In one project she opened up shop, with a cohort of other artists, in an abandoned shopping mall in Alabama, positing the uncanny space as “a post-apocalyptic playground in the ruins of late-capitalism.” Her MFA thesis exhibition in 2010 at Hunter College—an exacting, hyperreal, immersive installation featuring a water fountain, skylight, trash cans, and scuffed tiles—transported viewers to the kind of liminal spaces that exist at the edges of commercial or recreational architecture, and her installation at Socrates Sculpture Park formed a playground out of vague architectural elements. She’s constructed homemade Jacuzzis, polystyrene Papasan chairs, and enlisted passersby to help carry her Styro-stone sculptures through the streets of New York. Higgins’ works are deceiving—both generic and specific, highly synthetic but lacquered with the gloss of the natural—revealing the paradox in our society’s collective desire for comfort, convenience, efficiency, and bargain-basement prices.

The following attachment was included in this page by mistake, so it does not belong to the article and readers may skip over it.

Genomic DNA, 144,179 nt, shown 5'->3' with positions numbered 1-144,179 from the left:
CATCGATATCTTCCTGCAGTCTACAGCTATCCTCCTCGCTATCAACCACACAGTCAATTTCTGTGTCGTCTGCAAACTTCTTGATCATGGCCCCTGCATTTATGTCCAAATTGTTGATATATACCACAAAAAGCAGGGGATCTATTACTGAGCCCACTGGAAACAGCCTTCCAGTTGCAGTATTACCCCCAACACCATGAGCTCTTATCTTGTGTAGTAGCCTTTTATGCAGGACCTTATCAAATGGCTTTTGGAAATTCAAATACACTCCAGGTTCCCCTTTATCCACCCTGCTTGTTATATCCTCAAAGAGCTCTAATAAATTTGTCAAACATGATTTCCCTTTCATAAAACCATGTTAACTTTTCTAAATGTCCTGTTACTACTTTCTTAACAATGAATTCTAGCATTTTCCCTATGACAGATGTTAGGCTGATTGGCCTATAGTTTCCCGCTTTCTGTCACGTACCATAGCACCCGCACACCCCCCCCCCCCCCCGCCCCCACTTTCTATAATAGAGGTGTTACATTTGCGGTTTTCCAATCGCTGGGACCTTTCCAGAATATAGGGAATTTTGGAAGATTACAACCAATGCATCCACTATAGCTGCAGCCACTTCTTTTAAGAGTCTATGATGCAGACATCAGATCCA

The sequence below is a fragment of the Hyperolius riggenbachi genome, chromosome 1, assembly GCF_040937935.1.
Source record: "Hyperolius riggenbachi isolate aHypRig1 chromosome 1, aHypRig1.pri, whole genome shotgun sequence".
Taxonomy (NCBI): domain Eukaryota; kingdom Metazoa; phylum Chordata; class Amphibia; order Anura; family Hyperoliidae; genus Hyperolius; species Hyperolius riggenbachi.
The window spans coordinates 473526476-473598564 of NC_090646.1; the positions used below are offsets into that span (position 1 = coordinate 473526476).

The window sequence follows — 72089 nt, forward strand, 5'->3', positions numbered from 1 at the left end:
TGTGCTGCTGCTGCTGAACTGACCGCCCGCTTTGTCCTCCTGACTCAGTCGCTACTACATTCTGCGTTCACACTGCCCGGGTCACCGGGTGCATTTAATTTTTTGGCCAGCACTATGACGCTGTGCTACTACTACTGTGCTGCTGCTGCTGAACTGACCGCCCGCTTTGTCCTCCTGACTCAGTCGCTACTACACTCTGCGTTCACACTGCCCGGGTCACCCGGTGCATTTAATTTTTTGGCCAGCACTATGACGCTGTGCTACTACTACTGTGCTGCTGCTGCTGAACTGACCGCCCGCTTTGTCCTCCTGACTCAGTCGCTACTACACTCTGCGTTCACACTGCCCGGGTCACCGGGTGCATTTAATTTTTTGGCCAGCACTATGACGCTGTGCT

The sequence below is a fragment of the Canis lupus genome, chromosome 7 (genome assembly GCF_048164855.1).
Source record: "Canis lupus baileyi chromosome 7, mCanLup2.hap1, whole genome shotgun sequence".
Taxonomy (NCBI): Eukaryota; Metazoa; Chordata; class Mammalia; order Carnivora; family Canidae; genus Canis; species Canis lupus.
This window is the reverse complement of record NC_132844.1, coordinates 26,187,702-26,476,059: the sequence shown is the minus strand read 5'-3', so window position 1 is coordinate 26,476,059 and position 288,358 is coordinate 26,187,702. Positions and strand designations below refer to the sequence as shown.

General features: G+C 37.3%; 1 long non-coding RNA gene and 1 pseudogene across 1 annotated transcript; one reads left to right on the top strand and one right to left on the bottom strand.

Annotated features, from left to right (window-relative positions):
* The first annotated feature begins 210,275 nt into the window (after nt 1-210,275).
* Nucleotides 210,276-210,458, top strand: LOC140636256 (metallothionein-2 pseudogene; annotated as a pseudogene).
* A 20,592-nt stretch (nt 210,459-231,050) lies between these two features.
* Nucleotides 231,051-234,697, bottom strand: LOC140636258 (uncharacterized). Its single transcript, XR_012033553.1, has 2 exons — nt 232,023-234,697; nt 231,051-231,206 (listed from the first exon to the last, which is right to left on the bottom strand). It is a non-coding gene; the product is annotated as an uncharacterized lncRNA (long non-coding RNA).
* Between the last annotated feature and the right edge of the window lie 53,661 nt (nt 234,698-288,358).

Her work is currently the subject of a solo exhibition, Logistics, at Kristen Lorello in New York, on view until July 17. In the following exchange, we discuss dream projects, salvage yards, and the aesthetics of the suburban shopping mall and all that it signifies.
Natalie Hegert: How would you define the “aesthetics of logistics”?